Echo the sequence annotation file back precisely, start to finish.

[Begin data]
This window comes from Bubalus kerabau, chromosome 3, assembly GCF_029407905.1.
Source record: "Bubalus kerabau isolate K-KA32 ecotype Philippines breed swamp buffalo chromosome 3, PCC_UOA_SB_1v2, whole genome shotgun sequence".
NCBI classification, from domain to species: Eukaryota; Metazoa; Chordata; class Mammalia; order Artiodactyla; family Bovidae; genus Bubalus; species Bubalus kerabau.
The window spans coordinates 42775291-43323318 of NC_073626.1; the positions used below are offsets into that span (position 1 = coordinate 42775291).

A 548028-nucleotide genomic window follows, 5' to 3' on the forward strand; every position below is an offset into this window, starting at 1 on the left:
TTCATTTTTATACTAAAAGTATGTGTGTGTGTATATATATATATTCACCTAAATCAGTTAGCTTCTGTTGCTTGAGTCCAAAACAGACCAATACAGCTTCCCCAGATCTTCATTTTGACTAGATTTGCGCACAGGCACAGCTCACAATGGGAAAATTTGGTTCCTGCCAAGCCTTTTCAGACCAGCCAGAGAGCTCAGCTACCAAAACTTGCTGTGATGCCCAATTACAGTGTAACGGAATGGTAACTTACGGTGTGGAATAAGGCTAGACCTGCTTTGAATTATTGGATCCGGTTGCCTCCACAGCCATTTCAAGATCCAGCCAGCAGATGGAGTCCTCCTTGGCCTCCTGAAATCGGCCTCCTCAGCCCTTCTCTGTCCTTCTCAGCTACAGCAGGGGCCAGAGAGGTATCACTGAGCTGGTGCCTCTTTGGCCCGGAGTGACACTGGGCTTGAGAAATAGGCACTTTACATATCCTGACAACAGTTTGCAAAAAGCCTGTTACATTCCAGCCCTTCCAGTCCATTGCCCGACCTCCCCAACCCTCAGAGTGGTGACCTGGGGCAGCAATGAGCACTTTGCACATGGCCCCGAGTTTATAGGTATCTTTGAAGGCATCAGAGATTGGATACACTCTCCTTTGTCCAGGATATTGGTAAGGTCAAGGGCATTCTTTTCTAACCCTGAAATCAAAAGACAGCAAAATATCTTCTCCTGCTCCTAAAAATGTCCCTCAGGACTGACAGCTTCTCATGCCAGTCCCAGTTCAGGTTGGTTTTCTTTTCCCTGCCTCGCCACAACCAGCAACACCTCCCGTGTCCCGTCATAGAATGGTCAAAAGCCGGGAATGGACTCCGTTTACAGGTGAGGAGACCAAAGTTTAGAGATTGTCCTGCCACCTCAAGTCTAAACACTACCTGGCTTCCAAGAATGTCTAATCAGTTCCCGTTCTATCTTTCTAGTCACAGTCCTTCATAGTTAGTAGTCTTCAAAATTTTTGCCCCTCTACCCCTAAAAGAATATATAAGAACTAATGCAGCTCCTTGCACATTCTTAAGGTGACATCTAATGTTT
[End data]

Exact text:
This window comes from Bubalus kerabau, chromosome 3, assembly GCF_029407905.1.
Source record: "Bubalus kerabau isolate K-KA32 ecotype Philippines breed swamp buffalo chromosome 3, PCC_UOA_SB_1v2, whole genome shotgun sequence".
NCBI classification, from domain to species: Eukaryota; Metazoa; Chordata; class Mammalia; order Artiodactyla; family Bovidae; genus Bubalus; species Bubalus kerabau.
The window spans coordinates 42775291-43323318 of NC_073626.1; the positions used below are offsets into that span (position 1 = coordinate 42775291).

A 548028-nucleotide genomic window follows, 5' to 3' on the forward strand; every position below is an offset into this window, starting at 1 on the left:
TTCATTTTTATACTAAAAGTATGTGTGTGTGTATATATATATATTCACCTAAATCAGTTAGCTTCTGTTGCTTGAGTCCAAAACAGACCAATACAGCTTCCCCAGATCTTCATTTTGACTAGATTTGCGCACAGGCACAGCTCACAATGGGAAAATTTGGTTCCTGCCAAGCCTTTTCAGACCAGCCAGAGAGCTCAGCTACCAAAACTTGCTGTGATGCCCAATTACAGTGTAACGGAATGGTAACTTACGGTGTGGAATAAGGCTAGACCTGCTTTGAATTATTGGATCCGGTTGCCTCCACAGCCATTTCAAGATCCAGCCAGCAGATGGAGTCCTCCTTGGCCTCCTGAAATCGGCCTCCTCAGCCCTTCTCTGTCCTTCTCAGCTACAGCAGGGGCCAGAGAGGTATCACTGAGCTGGTGCCTCTTTGGCCCGGAGTGACACTGGGCTTGAGAAATAGGCACTTTACATATCCTGACAACAGTTTGCAAAAAGCCTGTTACATTCCAGCCCTTCCAGTCCATTGCCCGACCTCCCCAACCCTCAGAGTGGTGACCTGGGGCAGCAATGAGCACTTTGCACATGGCCCCGAGTTTATAGGTATCTTTGAAGGCATCAGAGATTGGATACACTCTCCTTTGTCCAGGATATTGGTAAGGTCAAGGGCATTCTTTTCTAACCCTGAAATCAAAAGACAGCAAAATATCTTCTCCTGCTCCTAAAAATGTCCCTCAGGACTGACAGCTTCTCATGCCAGTCCCAGTTCAGGTTGGTTTTCTTTTCCCTGCCTCGCCACAACCAGCAACACCTCCCGTGTCCCGTCATAGAATGGTCAAAAGCCGGGAATGGACTCCGTTTACAGGTGAGGAGACCAAAGTTTAGAGATTGTCCTGCCACCTCAAGTCTAAACACTACCTGGCTTCCAAGAATGTCTAATCAGTTCCCGTTCTATCTTTCTAGTCACAGTCCTTCATAGTTAGTAGTCTTCAAAATTTTTGCCCCTCTACCCCTAAAAGAATATATAAGAACTAATGCAGCTCCTTGCACATTCTTAAGGTGACATCTAATGTTT